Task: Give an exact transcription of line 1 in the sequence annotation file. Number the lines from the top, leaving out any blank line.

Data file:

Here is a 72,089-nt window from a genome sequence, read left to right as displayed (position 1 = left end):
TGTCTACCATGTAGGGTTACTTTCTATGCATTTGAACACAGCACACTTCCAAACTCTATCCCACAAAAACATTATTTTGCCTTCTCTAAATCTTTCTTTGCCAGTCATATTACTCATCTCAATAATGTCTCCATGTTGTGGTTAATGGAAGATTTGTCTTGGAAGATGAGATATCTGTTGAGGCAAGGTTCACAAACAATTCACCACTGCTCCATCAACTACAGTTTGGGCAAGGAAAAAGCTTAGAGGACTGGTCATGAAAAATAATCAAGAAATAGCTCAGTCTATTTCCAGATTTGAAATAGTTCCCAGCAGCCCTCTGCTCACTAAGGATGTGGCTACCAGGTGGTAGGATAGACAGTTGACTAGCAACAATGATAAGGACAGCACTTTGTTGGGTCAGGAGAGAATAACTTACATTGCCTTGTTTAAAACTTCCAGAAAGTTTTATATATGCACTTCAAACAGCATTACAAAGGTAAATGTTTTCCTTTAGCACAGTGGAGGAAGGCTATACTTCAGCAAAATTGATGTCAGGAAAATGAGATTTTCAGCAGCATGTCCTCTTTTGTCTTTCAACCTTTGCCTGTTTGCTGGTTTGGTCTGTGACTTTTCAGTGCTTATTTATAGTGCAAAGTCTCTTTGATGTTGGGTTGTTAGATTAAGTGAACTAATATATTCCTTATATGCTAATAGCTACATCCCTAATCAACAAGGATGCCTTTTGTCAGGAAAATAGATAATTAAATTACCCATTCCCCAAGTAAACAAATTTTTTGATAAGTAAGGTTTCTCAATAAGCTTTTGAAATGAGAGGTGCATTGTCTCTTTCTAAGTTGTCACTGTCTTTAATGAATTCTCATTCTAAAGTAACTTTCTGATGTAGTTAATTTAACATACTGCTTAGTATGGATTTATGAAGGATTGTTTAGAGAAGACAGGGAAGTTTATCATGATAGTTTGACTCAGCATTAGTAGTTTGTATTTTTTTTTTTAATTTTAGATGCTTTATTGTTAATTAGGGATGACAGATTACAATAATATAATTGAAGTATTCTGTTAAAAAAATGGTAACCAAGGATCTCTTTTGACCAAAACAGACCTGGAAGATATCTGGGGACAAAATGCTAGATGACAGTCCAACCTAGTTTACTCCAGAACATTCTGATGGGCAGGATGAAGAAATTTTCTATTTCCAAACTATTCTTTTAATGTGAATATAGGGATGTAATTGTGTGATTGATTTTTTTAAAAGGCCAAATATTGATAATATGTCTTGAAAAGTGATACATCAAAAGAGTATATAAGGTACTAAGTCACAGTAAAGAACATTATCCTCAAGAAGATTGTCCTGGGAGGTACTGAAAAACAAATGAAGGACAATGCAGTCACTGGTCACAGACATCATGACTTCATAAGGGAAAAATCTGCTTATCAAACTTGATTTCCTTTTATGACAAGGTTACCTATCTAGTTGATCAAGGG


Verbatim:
Here is a 72,089-nt window from a genome sequence, read left to right as displayed (position 1 = left end):